Recognizing foods, predators, and pests by their smell is of key evolutionary significance in many species, including humans. Smell relies on molecular recognition—the precise binding of a volatile molecule emanating from the source to a specific receptor protein in the nasal lining of an organism.
Pyrazines are such volatile cues. Some are key food odorants (KFOs) and others are semiochemicals—chemicals that convey signals from one organism to another to modify behavior in recipients.
The receptor protein in mammals that can detect pyrazines had not been known, until now.
In a new study, scientists at the Leibniz Institute for Food Systems Biology in Germany and their collaborators screened 616 human odorant receptors against a pyrazine that acts as a KFO and a semiochemical (2,3,5-trimethylpyrazine) and a pyrazine associated with fear (2,5-dihydro -2,4,5-trimethylthiazoline) to identify the only responsive receptor, OR5K1.
The authors tested the new receptor against 178 KFOs and identified 18 pyrazines and 2 non-pyrazines that bind to OR5K1. The researchers have also identified OR5K1 orthologs in mouse and domesticated species that bind to pyrazines in a similar manner as in humans. This, the authors note, suggests co-evolution of the receptor through domestication.
These findings are published in The FASEB Journal article, “An evolutionary conserved olfactory receptor for foodborne and semiochemical alkylpyrazines.” The study offers insights into the molecular mechanisms underlying how we perceive food and communicate through smell.
Despite intensive research, the specific odorant spectrum detected by nearly 80 percent of human receptors for smell is still unknown. Findings such as those reported in this study can provide insights into the physiological functions of these receptors that go beyond the sensory perception of food and help develop bio-based artificial noses that can be used to monitor the sensory quality and authenticity of food.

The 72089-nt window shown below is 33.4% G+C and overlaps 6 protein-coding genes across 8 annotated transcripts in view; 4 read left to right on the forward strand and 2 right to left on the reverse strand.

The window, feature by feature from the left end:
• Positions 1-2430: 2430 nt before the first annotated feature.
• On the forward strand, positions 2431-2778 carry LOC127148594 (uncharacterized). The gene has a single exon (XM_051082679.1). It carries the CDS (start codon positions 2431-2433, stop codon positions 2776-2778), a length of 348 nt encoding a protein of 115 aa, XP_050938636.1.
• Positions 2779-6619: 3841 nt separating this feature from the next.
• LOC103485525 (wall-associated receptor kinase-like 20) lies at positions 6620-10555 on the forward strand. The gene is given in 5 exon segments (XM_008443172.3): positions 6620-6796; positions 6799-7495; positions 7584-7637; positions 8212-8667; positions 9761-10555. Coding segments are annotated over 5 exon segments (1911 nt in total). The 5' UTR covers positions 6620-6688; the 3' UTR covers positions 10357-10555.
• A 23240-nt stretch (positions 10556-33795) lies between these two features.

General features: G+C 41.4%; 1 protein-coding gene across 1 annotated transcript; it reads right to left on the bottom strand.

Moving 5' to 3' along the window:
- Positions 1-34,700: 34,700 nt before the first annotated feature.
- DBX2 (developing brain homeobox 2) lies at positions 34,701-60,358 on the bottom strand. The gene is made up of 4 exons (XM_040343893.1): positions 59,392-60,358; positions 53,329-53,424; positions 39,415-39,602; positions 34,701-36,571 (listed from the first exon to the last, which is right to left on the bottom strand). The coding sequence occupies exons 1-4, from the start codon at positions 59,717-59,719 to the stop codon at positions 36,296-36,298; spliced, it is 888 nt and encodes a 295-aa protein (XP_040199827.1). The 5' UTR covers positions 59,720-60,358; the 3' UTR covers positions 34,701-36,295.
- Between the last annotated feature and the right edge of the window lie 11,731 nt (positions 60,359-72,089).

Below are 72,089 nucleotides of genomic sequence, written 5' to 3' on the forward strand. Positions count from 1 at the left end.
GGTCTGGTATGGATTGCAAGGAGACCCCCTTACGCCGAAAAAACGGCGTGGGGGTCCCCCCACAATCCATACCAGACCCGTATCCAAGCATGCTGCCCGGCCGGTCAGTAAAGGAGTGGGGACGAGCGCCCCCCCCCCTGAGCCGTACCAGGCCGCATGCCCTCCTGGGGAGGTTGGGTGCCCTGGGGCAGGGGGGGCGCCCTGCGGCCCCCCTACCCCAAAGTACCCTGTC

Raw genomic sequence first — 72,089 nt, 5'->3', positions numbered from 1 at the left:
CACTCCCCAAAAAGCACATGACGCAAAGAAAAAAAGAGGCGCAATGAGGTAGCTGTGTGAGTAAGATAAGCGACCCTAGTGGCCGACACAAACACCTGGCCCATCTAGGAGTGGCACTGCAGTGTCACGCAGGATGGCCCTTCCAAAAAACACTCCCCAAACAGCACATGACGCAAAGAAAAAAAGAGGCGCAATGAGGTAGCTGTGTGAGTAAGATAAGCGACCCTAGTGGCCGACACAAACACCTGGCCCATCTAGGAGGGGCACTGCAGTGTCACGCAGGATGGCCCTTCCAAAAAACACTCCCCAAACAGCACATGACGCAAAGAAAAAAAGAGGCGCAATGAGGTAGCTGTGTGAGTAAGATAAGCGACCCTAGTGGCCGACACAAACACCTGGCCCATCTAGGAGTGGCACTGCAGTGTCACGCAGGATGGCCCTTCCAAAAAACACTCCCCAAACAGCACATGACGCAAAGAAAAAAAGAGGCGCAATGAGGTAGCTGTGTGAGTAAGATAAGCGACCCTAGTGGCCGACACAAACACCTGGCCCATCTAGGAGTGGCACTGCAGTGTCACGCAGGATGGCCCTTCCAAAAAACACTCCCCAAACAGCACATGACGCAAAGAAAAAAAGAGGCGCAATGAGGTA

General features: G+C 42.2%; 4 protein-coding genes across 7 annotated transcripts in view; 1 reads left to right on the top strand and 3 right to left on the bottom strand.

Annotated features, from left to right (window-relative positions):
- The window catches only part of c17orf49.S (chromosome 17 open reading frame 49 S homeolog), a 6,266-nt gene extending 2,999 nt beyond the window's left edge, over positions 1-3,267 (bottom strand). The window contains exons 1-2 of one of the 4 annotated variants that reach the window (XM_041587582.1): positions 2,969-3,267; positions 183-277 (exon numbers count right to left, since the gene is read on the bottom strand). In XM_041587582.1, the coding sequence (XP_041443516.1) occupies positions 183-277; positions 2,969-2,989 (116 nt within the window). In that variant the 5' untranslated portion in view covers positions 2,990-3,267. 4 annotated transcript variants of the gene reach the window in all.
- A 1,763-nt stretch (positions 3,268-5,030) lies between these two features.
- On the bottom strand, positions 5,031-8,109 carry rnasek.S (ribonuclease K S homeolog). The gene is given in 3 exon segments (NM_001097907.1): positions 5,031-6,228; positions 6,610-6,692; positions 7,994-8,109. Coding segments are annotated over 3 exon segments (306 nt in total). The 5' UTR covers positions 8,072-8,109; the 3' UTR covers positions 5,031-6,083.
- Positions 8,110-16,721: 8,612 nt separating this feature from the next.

“In particular, odorants such as pyrazines are interesting in this regard. This is because some of them, as key odorants, shape the typical aroma of food and, at the same time, play a major role as volatile signaling substances in olfactory communication of animals. A good example is wolves, which leave scent messages in their territory via their urine and thus mark it,” says Dietmar Krautwurst, PhD, who heads the program in Chemoreception & Biosignaling of the Leibniz Institute for Food Systems Biology at the Technical University of Munich, Freising, Germany.
Trimethylpyrazine is formed during roasting. Its scent is reminiscent of baked potatoes, roasted nuts and cocoa and is frequently used as a flavoring agent in the food industry. It is also present in the urine of foxes and wolves and alerts mice and other prey.
That the human olfactory receptors can detect pyrazines was not known. The research team used a new cellular assay system established at the institute to investigate the responses of over human receptor variants to trimethylpyrazine.
“Strikingly, those pyrazines, which activate the receptor most potently, function both as food odorants and signaling substances in the animal kingdom,” says Franziska Haag, PhD, of the Leibniz Institute of Food Systems Biology at the Technical University of Munich, who, together with first author Patrick Marcinek, PhD, played a key role in the study.
Veronika Somoza, PhD, director of the Leibniz Institute says, “In the future, we will use our unique, extensive odorant and receptor collection at the institute to decipher the function of human olfactory receptors.”